Song Kol Lake is staple tourist destination in Kyrgyzstan, but in this country that isn’t incompatible with a quiet and peaceful getaway. We recently rang in the summer tourist season by spending three nights with a Kyrgyz family on the southeast corner of the giant alpine lake. For reasons I’ll explain in a bit, I’ve probably never taken so many photos of a single landscape. But I found that if you manage to holster your camera, Song Kol makes for an amazingly peaceful stay even if it’s a major stopover on the Kyrgyz travel circuit.
The pass to Song Kol hadn’t yet opened when I arrived in Kyrgyzstan in mid-May, and there were no yurts at the lake. A couple I met had driven up from the south and slept in their car, while another pair had come in by horse and returned the same day. But summer was on the doorstep, and ten days later our car clambered up a valley to the pass where a tunnel had been dug through ten feet of snow. On the other side were a few small specs–yurts like tiny button mushrooms–popping up near the shore. Down at the lake a family welcomed us into a small camp of three yurts. It was the only one hosting tourists and we were the first of the season.
Our yurt was like those I’ve stayed in elsewhere, but happily we had a cookstove this time. Around dusk each day the small rusted thing was stuffed with dried sheep poop, which is burned to provide a little heat (not a lot). Sometimes a little incense put in the stove to mask the odor, but by morning it’s gone and you became accustomed to smell of smoldering dung.
It’s the surroundings that make yurt-stays at Song Kol so memorable. The lake is immense craggy hills on the southeast near the pass. When you walk out of your yurt they feel close enough to bite you, and I heard more than a few travelers prospecting them for a day hike. But close they are not. It took me the better part of an hour just to walk from this yurt to the first bevy of low green hills. Distances are immense and flat up here, so you can walk for an hour without the view ever changing. The joy is in settling in and enjoying the space and the silence.
My friend and I would walk 200m out onto a small isthmus between the lake and its offshoot and lay in the grass drinking Kyrgyz vodka. There were hints of wildlife around the lake, including a few ducks and the curious chirp of nightjars (a nocturnal bird) after dark. A small group of Ukrainian tourists arrived the same day for one night’s stay, and in the evening they brought home a bucket of small fish which were fried and served as a treat at dinner.
Besides us, the lake was being resettled by a few small Kyrgyz families (shepherds who spend summers at the lake) and countless of horses. Hundreds of horses roamed freely about the camps, and one shepherd told me the lake hosts thousands. This is the most spectacular part of Song Kol. They gallop, play, roll around, graze, then saunter off in single file. One of my best most vivid memories from Kyrgyzstan will be my first night at the lake, when I heard a deep rumbling and emerged from my yurt to see thirty or more horses sprinting in a tight pack toward the lake at dusk. They weaved and bent like a flock of birds but they sounded like thunder.
The next morning, our host the family slaughtered a sheep for dinner. The skin was laid out on the grass to create a workspace and then the family goes about working the animal into small pieces. In this photo, Bazarkul helps mom and dad (our hosts, Aichuruk and Tolok) cutting the goat into parts used for different purposes. Dad and sun cut apart the muscle while Aichuruk cleaned and organized the organs in a bowl.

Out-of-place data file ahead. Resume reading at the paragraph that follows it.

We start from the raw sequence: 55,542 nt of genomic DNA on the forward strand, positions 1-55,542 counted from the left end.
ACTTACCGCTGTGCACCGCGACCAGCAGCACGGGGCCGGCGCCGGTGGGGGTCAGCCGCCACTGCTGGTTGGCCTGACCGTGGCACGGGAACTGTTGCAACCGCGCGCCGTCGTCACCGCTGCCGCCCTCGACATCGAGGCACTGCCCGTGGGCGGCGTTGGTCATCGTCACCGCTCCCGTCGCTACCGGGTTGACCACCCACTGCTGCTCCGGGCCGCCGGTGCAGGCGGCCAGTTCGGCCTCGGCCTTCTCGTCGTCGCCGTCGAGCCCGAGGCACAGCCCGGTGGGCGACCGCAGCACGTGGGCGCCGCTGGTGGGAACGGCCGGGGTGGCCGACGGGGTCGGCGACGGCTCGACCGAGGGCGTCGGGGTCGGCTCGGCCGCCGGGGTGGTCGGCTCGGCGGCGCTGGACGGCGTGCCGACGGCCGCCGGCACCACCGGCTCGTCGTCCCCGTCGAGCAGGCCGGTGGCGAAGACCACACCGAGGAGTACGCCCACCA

Barazarkul is a pretty rad by the way. He’ll probably be remembered as the kid who schooled me and four others at Uno two nights in a row. Our third day we woke up to find him trotting around on a donkey. No big deal. But four hours later he was still on the donkey–riding it 20 meters this way, 10 meters that way–his feet hadn’t touched the ground all afternoon. Apparently they family had acquired the donkey that morning, and Bazarkul was quoted as saying, “I’m never walking again.”
Because it was early in the season the weather bent and changed at Song Kol, and our second night brought heavy rain, sleet, and eventually snow. Yet before nightfall the sun returned to light the wet grass in bright yellow and burn off much of the rain. It stormed consistently for the remainder of our stay, which would have put a damper on things if it didn’t create the most dynamic scenes of light and fog we’d see during the entire visit.
On our second evening, this happened. A tour company (unnamed) arrived with a bright orange, 6200cc diesel-engine bus and 17 camera-wielding tourists. The silence was shattered, and I was livid. I didn’t resent others for wanting to enjoy the same place as I did. But what I found offensive was the group size (loud enough to dominate the lakeside atmosphere) and mode of transportation (a bus large enough to dwarf three yurts). People should visit Song Kol Lake, I thought, but not like this. I didn’t judge the tourists, but I judged the company. I later photoed the bus next to some local graffiti that read “Save Song Kol Lake.”
My fury was cooled by a severe cold front that swept in the next day. On our third night a good snow fell and dusted the hills in a white sugary coating. But even the cold only made the surroundings prettier. The late orange sun, low light, and textures flattened by distance created the feel of stepping into a pastel painting. This was Song Kol at its most beautiful–a bit harsh but completely breathtaking.
One last shot of the snow-covered hills before the sun dipped down below the horizon giving way to puffs of smoldering sheep poop, the cluck of nightjars, and hints of stars visible through low cloud cover.